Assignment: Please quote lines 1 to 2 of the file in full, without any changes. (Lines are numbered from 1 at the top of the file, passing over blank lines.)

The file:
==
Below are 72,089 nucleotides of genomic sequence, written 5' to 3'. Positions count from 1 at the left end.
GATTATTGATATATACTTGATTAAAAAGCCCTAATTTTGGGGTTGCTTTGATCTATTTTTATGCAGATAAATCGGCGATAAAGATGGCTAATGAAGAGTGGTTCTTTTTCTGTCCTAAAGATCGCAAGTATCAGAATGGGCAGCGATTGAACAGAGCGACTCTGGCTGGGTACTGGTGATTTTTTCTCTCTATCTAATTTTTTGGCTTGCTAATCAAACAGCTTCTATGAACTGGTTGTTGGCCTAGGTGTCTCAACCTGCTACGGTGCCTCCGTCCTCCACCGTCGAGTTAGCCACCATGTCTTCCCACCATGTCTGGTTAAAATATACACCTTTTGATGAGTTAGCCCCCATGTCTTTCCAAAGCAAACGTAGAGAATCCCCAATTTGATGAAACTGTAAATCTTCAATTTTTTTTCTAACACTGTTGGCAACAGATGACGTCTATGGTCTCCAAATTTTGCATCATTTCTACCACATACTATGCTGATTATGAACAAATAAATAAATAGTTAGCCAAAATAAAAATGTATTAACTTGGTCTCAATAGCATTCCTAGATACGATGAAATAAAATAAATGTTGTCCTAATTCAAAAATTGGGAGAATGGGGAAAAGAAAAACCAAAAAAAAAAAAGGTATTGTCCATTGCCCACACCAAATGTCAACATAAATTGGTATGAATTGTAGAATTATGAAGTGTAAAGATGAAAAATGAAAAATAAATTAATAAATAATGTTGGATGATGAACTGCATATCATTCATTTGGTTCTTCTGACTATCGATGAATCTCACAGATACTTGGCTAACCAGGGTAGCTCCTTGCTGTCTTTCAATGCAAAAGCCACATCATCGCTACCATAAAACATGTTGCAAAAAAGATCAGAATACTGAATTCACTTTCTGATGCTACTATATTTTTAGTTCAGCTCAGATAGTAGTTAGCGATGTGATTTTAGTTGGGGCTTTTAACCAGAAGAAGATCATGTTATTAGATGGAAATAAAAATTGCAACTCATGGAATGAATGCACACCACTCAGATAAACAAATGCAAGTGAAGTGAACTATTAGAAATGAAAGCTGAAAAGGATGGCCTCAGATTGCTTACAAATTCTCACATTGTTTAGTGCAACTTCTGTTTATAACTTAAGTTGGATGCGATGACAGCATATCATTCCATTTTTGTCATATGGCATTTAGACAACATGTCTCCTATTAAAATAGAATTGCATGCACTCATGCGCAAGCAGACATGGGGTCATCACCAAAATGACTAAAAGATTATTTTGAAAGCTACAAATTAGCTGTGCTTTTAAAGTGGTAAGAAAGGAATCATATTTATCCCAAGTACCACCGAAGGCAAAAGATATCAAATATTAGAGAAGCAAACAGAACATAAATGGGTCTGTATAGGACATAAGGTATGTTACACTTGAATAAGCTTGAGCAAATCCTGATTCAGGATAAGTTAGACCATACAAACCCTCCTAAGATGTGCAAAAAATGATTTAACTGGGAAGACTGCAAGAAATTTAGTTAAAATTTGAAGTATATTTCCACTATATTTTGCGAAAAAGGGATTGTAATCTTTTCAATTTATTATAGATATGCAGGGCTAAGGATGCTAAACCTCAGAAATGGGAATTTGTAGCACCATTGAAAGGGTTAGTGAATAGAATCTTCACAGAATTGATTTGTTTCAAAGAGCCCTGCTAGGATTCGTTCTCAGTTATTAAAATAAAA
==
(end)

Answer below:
Below are 72,089 nucleotides of genomic sequence, written 5' to 3'. Positions count from 1 at the left end.
GATTATTGATATATACTTGATTAAAAAGCCCTAATTTTGGGGTTGCTTTGATCTATTTTTATGCAGATAAATCGGCGATAAAGATGGCTAATGAAGAGTGGTTCTTTTTCTGTCCTAAAGATCGCAAGTATCAGAATGGGCAGCGATTGAACAGAGCGACTCTGGCTGGGTACTGGTGATTTTTTCTCTCTATCTAATTTTTTGGCTTGCTAATCAAACAGCTTCTATGAACTGGTTGTTGGCCTAGGTGTCTCAACCTGCTACGGTGCCTCCGTCCTCCACCGTCGAGTTAGCCACCATGTCTTCCCACCATGTCTGGTTAAAATATACACCTTTTGATGAGTTAGCCCCCATGTCTTTCCAAAGCAAACGTAGAGAATCCCCAATTTGATGAAACTGTAAATCTTCAATTTTTTTTCTAACACTGTTGGCAACAGATGACGTCTATGGTCTCCAAATTTTGCATCATTTCTACCACATACTATGCTGATTATGAACAAATAAATAAATAGTTAGCCAAAATAAAAATGTATTAACTTGGTCTCAATAGCATTCCTAGATACGATGAAATAAAATAAATGTTGTCCTAATTCAAAAATTGGGAGAATGGGGAAAAGAAAAACCAAAAAAAAAAAAGGTATTGTCCATTGCCCACACCAAATGTCAACATAAATTGGTATGAATTGTAGAATTATGAAGTGTAAAGATGAAAAATGAAAAATAAATTAATAAATAATGTTGGATGATGAACTGCATATCATTCATTTGGTTCTTCTGACTATCGATGAATCTCACAGATACTTGGCTAACCAGGGTAGCTCCTTGCTGTCTTTCAATGCAAAAGCCACATCATCGCTACCATAAAACATGTTGCAAAAAAGATCAGAATACTGAATTCACTTTCTGATGCTACTATATTTTTAGTTCAGCTCAGATAGTAGTTAGCGATGTGATTTTAGTTGGGGCTTTTAACCAGAAGAAGATCATGTTATTAGATGGAAATAAAAATTGCAACTCATGGAATGAATGCACACCACTCAGATAAACAAATGCAAGTGAAGTGAACTATTAGAAATGAAAGCTGAAAAGGATGGCCTCAGATTGCTTACAAATTCTCACATTGTTTAGTGCAACTTCTGTTTATAACTTAAGTTGGATGCGATGACAGCATATCATTCCATTTTTGTCATATGGCATTTAGACAACATGTCTCCTATTAAAATAGAATTGCATGCACTCATGCGCAAGCAGACATGGGGTCATCACCAAAATGACTAAAAGATTATTTTGAAAGCTACAAATTAGCTGTGCTTTTAAAGTGGTAAGAAAGGAATCATATTTATCCCAAGTACCACCGAAGGCAAAAGATATCAAATATTAGAGAAGCAAACAGAACATAAATGGGTCTGTATAGGACATAAGGTATGTTACACTTGAATAAGCTTGAGCAAATCCTGATTCAGGATAAGTTAGACCATACAAACCCTCCTAAGATGTGCAAAAAATGATTTAACTGGGAAGACTGCAAGAAATTTAGTTAAAATTTGAAGTATATTTCCACTATATTTTGCGAAAAAGGGATTGTAATCTTTTCAATTTATTATAGATATGCAGGGCTAAGGATGCTAAACCTCAGAAATGGGAATTTGTAGCACCATTGAAAGGGTTAGTGAATAGAATCTTCACAGAATTGATTTGTTTCAAAGAGCCCTGCTAGGATTCGTTCTCAGTTATTAAAATAAAA